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High scorers: how many games do you drill per day to get to -0? Do you teach yourself?

Excellent.FondueExcellent.Fondue Alum Member
in Logic Games 267 karma

I took the LSAT once already and scored (what I estimate to be) -3 in LG. I am currently getting anywhere between -1 and -5 on the LG section when I take PTs. I'm registered for the April test, and I'd like to be able to get my LG performance down to -0 consistently as soon as possible.

Prior to that I've already spent a lot of time studying games. In fact, I think I may have actually done too much such that the practice was not actually helpful. Basically, at one point, for a period of 1-2 months, I did about 16 games every day (on top of studying hours for the other parts of the test). Given how much work that is, in retrospect I think I ended up just rushing through the drilling. Drilling like that was initially helpful because I was simply exposed to a lot of games, over and over again. But I also realise now that, besides memorising some inferences, I don't think I learned very much from each game during that time. I wasn't optimising my approach each time I did a game––I was simply repeating the steps that I had already memorised.

In addition, because I did so many games, after a while I felt completely burned out when it came to the LG section. About two weeks before the test, I just could not stomach drilling any more games, and I ended up just not touching LG for two weeks.

So, for those of you who manage to get -0 consistently on LG, how many games, on average, would you drill on a single day? I'd like to reach -0 as soon as I can because that will get me firmly into the 170s, and so my focus now is on LG (while still working on LR and RC, of course). How many games should I aim to drill each day to be able to achieve my goal of -0 soon?

I believe I've got my fundamentals down. I've seen a really large number of games now, and I can comfortably get to -0 on BR. My diagramming is almost always efficient. Where I am weak is really in execution, namely, the decisions that I make within a game/section (e.g., when to split the game board; how to make smart inferences upfront; how much time to allocate to each game). I also need to get better at doing the weird games (e.g., pattern games, mapping games, circular games).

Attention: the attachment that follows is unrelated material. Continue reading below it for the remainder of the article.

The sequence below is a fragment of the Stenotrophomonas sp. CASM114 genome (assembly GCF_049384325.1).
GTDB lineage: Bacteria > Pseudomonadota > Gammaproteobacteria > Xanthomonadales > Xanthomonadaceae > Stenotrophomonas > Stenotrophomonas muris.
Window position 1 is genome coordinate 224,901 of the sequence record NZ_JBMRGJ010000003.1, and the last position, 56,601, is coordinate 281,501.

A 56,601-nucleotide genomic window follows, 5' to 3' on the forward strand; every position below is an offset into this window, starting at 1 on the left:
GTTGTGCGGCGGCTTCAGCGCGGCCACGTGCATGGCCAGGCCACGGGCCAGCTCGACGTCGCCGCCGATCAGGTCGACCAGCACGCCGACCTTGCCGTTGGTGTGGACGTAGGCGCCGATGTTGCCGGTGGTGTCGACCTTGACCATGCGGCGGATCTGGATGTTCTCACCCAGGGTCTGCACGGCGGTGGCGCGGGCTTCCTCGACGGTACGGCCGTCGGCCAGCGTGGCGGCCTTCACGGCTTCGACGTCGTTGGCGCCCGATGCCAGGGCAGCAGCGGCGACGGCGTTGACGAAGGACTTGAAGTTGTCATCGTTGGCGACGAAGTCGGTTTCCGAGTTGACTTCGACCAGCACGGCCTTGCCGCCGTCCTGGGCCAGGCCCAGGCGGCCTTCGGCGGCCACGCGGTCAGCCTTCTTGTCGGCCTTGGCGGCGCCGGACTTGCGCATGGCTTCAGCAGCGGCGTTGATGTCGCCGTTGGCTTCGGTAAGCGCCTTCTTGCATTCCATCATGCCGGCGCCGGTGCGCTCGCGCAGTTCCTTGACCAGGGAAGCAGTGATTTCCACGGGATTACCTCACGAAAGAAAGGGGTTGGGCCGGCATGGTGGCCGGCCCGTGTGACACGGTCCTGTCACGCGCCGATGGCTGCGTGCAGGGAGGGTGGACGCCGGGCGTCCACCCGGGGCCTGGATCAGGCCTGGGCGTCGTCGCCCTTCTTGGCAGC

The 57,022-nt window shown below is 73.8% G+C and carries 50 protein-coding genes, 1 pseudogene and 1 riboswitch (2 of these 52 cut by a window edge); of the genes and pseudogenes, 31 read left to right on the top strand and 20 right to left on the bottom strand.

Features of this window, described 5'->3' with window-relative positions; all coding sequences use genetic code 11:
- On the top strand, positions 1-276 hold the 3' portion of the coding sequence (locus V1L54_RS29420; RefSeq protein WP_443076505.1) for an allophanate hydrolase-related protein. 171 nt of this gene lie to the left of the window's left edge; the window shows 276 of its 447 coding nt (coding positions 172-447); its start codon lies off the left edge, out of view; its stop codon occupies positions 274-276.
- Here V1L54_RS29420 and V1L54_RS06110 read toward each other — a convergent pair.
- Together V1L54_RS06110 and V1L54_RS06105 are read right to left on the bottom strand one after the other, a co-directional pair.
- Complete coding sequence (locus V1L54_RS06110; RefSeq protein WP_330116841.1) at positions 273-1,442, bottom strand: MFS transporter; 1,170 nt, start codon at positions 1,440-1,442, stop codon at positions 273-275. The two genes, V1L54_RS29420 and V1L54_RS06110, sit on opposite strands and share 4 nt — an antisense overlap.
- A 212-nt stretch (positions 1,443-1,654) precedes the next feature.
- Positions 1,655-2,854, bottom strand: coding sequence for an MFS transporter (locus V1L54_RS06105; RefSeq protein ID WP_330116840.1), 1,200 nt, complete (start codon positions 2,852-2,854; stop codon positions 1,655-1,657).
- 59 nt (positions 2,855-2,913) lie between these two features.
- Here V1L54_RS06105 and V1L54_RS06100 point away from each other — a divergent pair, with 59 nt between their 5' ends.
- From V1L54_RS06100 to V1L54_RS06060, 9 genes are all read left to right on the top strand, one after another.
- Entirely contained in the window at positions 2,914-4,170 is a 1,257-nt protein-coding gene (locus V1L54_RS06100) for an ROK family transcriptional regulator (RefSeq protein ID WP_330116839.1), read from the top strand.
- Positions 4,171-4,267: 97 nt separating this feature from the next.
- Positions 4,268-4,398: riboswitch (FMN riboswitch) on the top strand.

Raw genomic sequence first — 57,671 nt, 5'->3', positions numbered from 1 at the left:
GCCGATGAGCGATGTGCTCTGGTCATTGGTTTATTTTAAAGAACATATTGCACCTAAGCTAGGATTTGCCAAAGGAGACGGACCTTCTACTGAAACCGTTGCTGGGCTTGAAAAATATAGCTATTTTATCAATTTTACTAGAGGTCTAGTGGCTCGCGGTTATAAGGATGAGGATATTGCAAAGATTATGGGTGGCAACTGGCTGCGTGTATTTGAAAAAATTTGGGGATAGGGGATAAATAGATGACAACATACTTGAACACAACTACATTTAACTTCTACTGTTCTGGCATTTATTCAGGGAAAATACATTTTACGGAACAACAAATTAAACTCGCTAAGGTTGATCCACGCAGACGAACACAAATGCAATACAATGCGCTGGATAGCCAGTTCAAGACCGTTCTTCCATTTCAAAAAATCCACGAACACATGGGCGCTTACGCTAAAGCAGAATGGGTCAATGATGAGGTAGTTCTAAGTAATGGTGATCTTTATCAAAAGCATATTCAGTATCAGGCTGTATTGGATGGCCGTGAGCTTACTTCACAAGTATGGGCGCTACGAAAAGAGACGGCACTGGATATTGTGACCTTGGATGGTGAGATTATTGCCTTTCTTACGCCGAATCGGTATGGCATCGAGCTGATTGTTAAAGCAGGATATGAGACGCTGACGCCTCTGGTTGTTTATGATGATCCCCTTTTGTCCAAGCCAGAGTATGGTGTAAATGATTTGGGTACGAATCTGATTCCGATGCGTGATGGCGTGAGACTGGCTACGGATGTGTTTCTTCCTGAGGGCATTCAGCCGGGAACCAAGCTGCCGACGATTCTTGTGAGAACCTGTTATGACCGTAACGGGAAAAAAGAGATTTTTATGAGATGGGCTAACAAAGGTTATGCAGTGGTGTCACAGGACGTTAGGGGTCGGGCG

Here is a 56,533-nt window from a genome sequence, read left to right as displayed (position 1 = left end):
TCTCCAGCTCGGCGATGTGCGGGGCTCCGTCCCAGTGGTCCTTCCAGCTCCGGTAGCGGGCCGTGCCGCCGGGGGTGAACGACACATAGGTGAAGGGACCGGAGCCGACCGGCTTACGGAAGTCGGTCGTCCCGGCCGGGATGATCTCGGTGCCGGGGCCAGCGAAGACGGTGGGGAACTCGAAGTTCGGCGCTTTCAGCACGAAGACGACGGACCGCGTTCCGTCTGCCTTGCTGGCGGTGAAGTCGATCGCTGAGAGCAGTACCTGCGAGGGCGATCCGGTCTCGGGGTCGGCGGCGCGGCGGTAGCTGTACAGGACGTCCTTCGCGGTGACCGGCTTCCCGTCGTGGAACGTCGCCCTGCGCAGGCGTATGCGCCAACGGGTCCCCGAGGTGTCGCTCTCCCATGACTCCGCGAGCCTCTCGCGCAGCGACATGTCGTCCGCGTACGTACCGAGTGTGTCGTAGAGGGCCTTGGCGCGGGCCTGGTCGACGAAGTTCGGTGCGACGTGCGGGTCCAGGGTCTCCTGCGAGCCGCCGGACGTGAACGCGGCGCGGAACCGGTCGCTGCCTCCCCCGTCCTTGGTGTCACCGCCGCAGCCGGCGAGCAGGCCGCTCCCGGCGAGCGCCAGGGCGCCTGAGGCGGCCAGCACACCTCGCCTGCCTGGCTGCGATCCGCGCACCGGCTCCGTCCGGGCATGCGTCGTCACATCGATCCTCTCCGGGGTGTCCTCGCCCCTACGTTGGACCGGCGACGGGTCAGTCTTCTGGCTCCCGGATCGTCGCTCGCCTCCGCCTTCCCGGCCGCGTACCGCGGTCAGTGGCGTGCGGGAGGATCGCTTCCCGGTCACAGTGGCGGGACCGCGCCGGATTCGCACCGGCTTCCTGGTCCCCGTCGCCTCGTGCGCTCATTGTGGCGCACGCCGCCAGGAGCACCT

Should I focus on slowly down with each game when I am drilling? Should I go back to the LG core curriculum? I'd appreciate any advice!

Comments

  • kkole444kkole444 Alum Member
    1682 karma

    Hello @"Learned Astronomer" sounds like you have a solid foundation to games. I would recommend keeping a google doc sheet or excel of the games that give you trouble and why for example "I missed the inference once one group is filled up in an in/out game everything else must going into the other group" once I started to keep track that is when I really noticed my LG go from -2-->-1--->-0. I would do 4 games max in one day, however I would recommend 2-3 and really break them down and understand if you are making the same mistakes over and over again. If there is anything that you are not 100% sure on I would go back to the CC and watch the videos until it is solid. Plus knowing DeMorgan's law, when rules trigger versus when they don't and get fast at recognizing what game board you should be setting up based on the words in the stimulus. That was another piece that pushed me to -0 consistently. I have a google doc that I could share with the games I used to struggle with to show you how I set it up and if you want to copy it you're more than welcome, it is more geared for someone just starting but has a lot of tips that I learned over my studies. It has (I believe every CC game in it) and it has the games I struggled with color coded by difficulty for me. Sounds like you are on the right track but when it comes to LSAT I have painfully learned that less is more, it is much better to have less hours of study that are quality hours than it is to have a full day of mehh studying.
    You got this!!

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